Xi shares with Biden his intention to “peacefully” take Taiwan – but full-scale INVASION remains on the table – NaturalNews.com
Written by GRB on 23/12/2023
Xi shares with Biden his intention to “peacefully” take Taiwan – but full-scale INVASION remains on the table
Chinese paramount leader Xi Jinping has conveyed to U.S. President Joe Biden his intention to bring an end to the Taiwan issue, stressing the possibility of a peaceful resolution.
NBC News confirmed the development, citing three current and former U.S. officials. The sources were reportedly briefed of the Nov. 15 meeting, which happened during the 2023 Asia-Pacific Economic Cooperation summit in San Francisco. They recounted that according to Xi, while Beijing’s goal is to unify Taiwan with the mainland, the timing remains undetermined.
The White House also seconded the exchange between the two leaders, but did not delve into specifics. National Security Council spokesman John Kirby nevertheless underscored that Xi’s desire for reunification has been publicly known, and that Washington maintains its “One China” policy by refraining to recognize Taipei as an independent entity.
During the four-hour meeting, Xi expressed a preference for acquiring Taiwan by using peace instead of force. He also refuted assertions by some U.S. military leaders, who speculated on a specific timeline for the reunification. However, it did not yield notable updates regarding the island nation – which has largely ruled itself since the Chinese Civil War ended in a Communist victory in 1949.
The island nation, home to a population of more than 23 million, has a complex history – having been ruled by Japan from 1895 to 1945 followed by a period of Chinese control. It only initiated democratization in the late 1980s. Current Taiwanese President Tsai Ing-wen has maintained Taipei’s independence, which Beijing frowns upon.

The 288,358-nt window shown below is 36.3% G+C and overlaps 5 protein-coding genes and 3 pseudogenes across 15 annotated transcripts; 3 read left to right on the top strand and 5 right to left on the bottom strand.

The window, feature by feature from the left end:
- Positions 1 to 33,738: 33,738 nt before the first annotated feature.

But Xi’s government has pursued an assertive foreign policy. These include territorial claims in the South China Sea and the Himalayas, aside from Taiwan. Beijing has also curtailed the autonomy of Hong Kong, formerly a British territory but was returned the the mainland in 1997.
Biden reiterated Washington’s commitment to defend Taiwan if threatened by Beijing, something Republicans found lacking. They have denounced the U.S. president’s perceived leniency on issues such as fentanyl exports from Beijing. Moreover, they have also raised concerns about his relatives’ business dealings with entities linked to the Chinese Communist Party.
These issues are a key focus of an impeachment inquiry by the GOP-controlled House of Representatives. Former President Donald Trump has accused Biden of being influenced by China. Meanwhile, House Speaker Mike Johnson (R-LA) asserts that Biden’s approach to Beijing may be influenced by business relationships involving Hunter and James Biden – the president’s son and brother.
5 Options China can take against Taiwan
According to U.S. Central Intelligence Agency Director William Burns, Xi had instructed the People’s Liberation Army to be prepared for action by 2027. Provocative military exercises showcased capabilities for invasion or blockade, sparking speculation about the timing and nature of a potential showdown over Taiwan. (Related: Taiwan: China may not be ready to invade by 2027.)
The first option, coercion below the threshold of war, is Xi’s current preference. This involves a continuous campaign aimed at weakening Taiwan’s military capabilities and fostering a perception of vulnerability. However, this campaign has inadvertently strengthened Taiwan’s resolve, fostering a sense of identity and resistance against unification.
The second option involves seizing one of Taiwan’s offshore islands. This would create a dilemma for Taiwan and the U.S., potentially exposing them to military conflict over strategically insignificant territories. The third option – a blockade – would isolate Taiwan from the outside world,
The fourth option involves bombardment, targeting Taiwan with bombs and missiles to coerce unification. Lastly, a full-scale invasion – the fifth and most extreme option – would swiftly resolve the Taiwan question.
Brands noted that a full-scale invasion of Taiwan presents considerable challenges. The island nation has certain geographic advantages including mountains, jungles and a significant stretch of water separating it from the mainland. An invasion would require substantial military operations and might trigger intervention from the U.S. and other allies.
Visit CommunistChina.news for more stories about China’s attempts to take Taiwan.
Watch this video that touches on the prospect of Taiwan being taken peacefully.
This video is from the Tommy’s Podcast channel on Brighteon.com.
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